Corporate Governance:The Limits of the Principal- Agent Approach in Light of the Family-Based Corporate Governance System in Asia
This paper develops a critique of the standard principal-agent approach to corporate governance by developing the idea of a family based corporate governance system (FBS). FBS is contrasted with the bank-led system (BLS) and equity market based system (EMS). Both BLS and EMS are closely associated with the dominant mode of corporate finance by banks and equity markets respectively. In the case of FBS, the financing can come from three different sources. Initially, family business is financed largely by internal funds. As the enterprise grows over time, the role of banks and outside equity becomes more prominent. However, the key difference between FBS as a governance system and BLS and EMS lies in the fact that neither the banks nor the equity markets ultimately control the family business groups. The control resides with the family groups in the final analysis. The key hypothesis verified is that in economies at a lower stage of development FBS economizes on transactions costs. This holds especially when the share of external finance in the family businesses is low with corresponding low levels of agency costs. These factors help explain the successful performance of FBS during the Asian Miracle when specific government policies encouraged rapid industrialization.Theoretically, the standard principal-agent model seems to be inadequate in explaining completely the successes and failures of the FBS type of governance. A theory of firms as socially embedded organizations that respond to the needs of multiple stakeholders may be a better framework for studying the persistence of different types of governance structures--- often in the same country. Normatively, the ability of the different governance structures to serve the needs of the different stakeholders must be assessed within such a framework. A nonutilitarian, common good approach may be more suitable for this purpose than the existing neoclassical utilitarian approach.This is also consistent with the "realist" approach to corporate governance.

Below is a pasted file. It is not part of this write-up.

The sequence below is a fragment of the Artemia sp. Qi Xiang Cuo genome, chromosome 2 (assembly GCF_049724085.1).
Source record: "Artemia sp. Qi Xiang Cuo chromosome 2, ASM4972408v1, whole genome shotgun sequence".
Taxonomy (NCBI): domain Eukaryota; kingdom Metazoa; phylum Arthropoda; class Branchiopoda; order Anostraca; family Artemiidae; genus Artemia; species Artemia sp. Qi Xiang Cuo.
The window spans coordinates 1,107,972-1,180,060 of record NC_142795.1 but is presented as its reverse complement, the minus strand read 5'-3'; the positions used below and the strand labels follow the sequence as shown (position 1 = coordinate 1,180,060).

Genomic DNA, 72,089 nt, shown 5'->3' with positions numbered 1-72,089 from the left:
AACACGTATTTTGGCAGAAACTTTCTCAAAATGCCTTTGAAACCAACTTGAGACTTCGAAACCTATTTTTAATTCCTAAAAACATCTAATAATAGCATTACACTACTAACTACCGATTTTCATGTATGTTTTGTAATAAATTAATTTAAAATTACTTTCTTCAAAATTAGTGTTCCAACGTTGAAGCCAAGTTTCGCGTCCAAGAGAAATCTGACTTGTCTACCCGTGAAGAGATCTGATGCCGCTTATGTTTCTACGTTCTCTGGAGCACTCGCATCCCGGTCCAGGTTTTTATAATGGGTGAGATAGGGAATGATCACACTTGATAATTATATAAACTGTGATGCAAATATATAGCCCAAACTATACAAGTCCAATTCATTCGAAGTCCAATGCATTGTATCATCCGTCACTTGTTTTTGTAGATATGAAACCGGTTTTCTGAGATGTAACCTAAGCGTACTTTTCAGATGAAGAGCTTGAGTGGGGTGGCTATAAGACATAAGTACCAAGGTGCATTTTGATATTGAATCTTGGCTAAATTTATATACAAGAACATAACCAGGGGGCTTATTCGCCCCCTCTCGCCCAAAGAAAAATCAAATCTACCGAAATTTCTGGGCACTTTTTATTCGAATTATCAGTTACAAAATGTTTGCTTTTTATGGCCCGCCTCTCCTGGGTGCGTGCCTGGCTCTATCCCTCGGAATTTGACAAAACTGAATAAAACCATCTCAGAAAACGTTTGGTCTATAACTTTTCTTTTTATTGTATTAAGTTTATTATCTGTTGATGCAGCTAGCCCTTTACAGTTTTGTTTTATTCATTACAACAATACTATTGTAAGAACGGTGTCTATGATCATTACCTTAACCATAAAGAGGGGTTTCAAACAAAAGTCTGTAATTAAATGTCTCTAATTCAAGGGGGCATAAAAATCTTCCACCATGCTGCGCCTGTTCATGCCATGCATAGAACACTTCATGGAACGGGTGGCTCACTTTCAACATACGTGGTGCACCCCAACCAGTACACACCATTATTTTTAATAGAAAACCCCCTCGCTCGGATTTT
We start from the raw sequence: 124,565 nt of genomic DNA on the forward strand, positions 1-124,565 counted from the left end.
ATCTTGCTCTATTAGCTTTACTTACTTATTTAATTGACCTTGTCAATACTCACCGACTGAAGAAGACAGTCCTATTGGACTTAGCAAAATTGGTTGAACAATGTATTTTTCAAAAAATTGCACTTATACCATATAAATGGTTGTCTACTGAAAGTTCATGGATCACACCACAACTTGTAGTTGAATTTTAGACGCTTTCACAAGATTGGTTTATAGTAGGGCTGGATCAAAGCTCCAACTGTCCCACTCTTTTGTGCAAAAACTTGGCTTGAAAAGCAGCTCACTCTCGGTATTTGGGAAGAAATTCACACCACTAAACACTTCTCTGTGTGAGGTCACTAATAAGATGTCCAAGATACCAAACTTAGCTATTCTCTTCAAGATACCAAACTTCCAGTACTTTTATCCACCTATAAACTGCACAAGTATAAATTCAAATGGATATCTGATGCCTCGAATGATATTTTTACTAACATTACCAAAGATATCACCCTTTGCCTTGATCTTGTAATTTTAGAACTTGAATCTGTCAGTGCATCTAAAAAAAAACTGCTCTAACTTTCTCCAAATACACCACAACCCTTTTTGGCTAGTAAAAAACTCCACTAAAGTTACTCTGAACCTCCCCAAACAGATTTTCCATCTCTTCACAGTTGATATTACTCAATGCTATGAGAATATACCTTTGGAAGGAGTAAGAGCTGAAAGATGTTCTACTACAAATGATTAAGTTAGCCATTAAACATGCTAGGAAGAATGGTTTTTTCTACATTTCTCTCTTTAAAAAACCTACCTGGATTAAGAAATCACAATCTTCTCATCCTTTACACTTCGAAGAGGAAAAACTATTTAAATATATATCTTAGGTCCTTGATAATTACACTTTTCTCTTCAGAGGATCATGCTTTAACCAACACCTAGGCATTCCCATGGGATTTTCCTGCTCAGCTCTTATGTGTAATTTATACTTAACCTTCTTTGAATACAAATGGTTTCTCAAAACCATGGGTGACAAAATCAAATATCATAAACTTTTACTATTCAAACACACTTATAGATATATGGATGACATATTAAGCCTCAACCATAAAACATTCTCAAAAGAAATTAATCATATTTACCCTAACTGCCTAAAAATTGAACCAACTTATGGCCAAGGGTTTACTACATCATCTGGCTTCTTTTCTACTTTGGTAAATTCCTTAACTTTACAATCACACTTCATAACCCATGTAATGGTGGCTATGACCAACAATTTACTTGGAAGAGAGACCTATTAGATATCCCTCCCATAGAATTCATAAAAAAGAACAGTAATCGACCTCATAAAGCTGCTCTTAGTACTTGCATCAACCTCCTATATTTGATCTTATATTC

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- Jensen, Michael C, 1988. "Takeovers: Their Causes and Consequences," Journal of Economic Perspectives, American Economic Association, vol. 2(1), pages 21-48, Winter.
- Haider A. Khan, 2003. "Corporate Governance of Family-Based Businesses in Asia: Which Road to Take?," CIRJE F-Series CIRJE-F-229, CIRJE, Faculty of Economics, University of Tokyo.
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